AR-News: As Iditarod restart moves north,
Wasilla mourns loss of revenue
Glickman37 at aol.com
Glickman37 at aol.com
Tue Mar 2 09:16:32 EST 2004
Iditarod restart moves north
TOO WARM: Scant snow forces trail committee to change venue to Willow.
By KEVIN KLOTT
Anchorage Daily News
March 2, 2004
Sometimes it's impossible for Mother Nature to make everyone happy,
especially mushers and spectators.
Just six days before the restart of the 32nd Iditarod Trail Sled Dog Race,
the trail committee announced Monday it will move the venue from Wasilla to
Willow due to scant snow.
"Unfortunately, trail conditions and a lack of snow make it impossible for
the race to restart in Wasilla," said ITC President Rick Koch in a press
After last year's warm winter moved the restart from the Wasilla to
Fairbanks, Wasilla-area businesses will take another hit.
But Wasilla's loss doesn't necessarily mean business is Idita-dead.
Wasilla Chamber of Commerce President Paddy Coan is looking on the bright
side. Because Willow is a 30-minute drive north of Wasilla on the Parks Highway,
Coan expects business as usual.
"Of course we are all very disappointed," Coan said. "But it's better than
having the restart in Fairbanks. People still have to drive through our
community to get there."
But Coan knows some Wasilla businesses and restaurants will suffer.
"If I were in charge, there would be plenty of snow here," Coan said,
But, according to Koch, trail conditions are much better in Willow.
"As a result, we are able to uphold our commitment to hold the safest race
possible for the 87 mushers and 1,350 or so dogs involved," he said.
That is Willow musher DeeDee Jonrowe's main concern too.
"Having the race committee getting dogs safely on the trail is much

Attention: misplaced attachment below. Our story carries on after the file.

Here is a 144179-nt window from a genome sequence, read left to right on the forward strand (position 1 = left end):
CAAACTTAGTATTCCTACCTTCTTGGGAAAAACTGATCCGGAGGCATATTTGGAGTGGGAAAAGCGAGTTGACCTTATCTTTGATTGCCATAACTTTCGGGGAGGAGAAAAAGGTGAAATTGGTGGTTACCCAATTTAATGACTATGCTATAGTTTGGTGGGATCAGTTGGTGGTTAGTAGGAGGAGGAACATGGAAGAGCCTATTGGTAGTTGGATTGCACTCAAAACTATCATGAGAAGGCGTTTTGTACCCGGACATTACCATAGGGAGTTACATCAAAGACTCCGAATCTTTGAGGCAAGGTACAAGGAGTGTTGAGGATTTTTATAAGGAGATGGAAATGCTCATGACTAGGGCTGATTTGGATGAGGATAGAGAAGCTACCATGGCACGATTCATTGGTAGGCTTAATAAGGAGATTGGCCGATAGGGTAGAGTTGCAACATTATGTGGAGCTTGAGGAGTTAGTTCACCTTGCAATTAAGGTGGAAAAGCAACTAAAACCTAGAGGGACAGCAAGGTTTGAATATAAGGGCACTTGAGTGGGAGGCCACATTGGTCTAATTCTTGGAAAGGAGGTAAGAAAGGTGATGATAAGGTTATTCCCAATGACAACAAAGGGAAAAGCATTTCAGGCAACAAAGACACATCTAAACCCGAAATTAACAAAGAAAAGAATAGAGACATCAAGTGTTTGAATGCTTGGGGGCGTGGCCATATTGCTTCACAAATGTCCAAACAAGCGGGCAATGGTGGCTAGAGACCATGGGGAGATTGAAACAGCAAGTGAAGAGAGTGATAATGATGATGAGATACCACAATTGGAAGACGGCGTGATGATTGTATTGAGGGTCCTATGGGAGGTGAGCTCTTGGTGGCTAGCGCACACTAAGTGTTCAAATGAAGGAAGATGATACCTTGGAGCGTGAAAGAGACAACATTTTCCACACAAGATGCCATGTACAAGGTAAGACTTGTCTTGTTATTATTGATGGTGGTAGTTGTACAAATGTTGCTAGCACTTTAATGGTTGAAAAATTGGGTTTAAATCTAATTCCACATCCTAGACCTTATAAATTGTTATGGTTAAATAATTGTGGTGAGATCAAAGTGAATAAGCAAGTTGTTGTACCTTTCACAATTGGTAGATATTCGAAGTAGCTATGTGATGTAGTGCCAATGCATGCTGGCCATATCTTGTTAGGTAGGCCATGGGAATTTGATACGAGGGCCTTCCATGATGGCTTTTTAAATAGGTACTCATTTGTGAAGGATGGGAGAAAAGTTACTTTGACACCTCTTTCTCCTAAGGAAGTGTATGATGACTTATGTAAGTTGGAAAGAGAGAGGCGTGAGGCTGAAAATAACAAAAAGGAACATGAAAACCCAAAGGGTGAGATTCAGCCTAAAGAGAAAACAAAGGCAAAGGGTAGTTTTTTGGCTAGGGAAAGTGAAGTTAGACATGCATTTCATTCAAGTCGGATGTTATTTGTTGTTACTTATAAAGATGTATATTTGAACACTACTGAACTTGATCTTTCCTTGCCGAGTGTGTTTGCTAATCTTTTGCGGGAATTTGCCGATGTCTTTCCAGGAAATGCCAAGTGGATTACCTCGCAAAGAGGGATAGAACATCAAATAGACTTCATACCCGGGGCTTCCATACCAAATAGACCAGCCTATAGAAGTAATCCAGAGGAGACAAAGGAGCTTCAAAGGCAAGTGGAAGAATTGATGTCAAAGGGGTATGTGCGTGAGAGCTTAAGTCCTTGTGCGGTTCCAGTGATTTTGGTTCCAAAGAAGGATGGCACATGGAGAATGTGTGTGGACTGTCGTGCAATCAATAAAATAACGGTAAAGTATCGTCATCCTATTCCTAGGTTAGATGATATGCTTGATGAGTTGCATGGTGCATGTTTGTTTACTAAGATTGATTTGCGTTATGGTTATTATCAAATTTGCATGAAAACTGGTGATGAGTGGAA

appreciated," said Jonrowe, who's competing in her 21st Iditarod after finishing 18th
"I think it's great for myself and all of the racers to start in Willow, but
I would truly love to give back to the city that gives back to us."
On the other hand, Jonrowe hates to think about the Willow parking cluster at
10 a.m. Sunday, when the restart begins.
"In order to stage 87 teams, mushers will have to get there extra early," she
said. "Trucks will have to squeeze in because the space is not as big as the
Sports Center in Wasilla."
Once mushers leave the Willow area, they will head south along the Susitna
River. From then on the villages and checkpoints are mostly reachable by plane,
snowmachine or dog sled.
"It's less people and the trails around here are nice," said Russ Bybee about
starting in Willow. "Plus the mushers get off the road quicker."
Instead of starting the trek to Nome on Knik-Goose Bay Road, mushers avoid a
spectator scene similar to the Fur Rendezvous World Championship Sprint Race.
Bybee, of Willow, will be competing in his second 1,100-mile race from
Anchorage to Nome.
"Its a good deal for me," said Bybee, who lives just four miles out of town.
"It'll be easier."
Daily News reporter Kevin Klott can be reached at kklott at adn.com.
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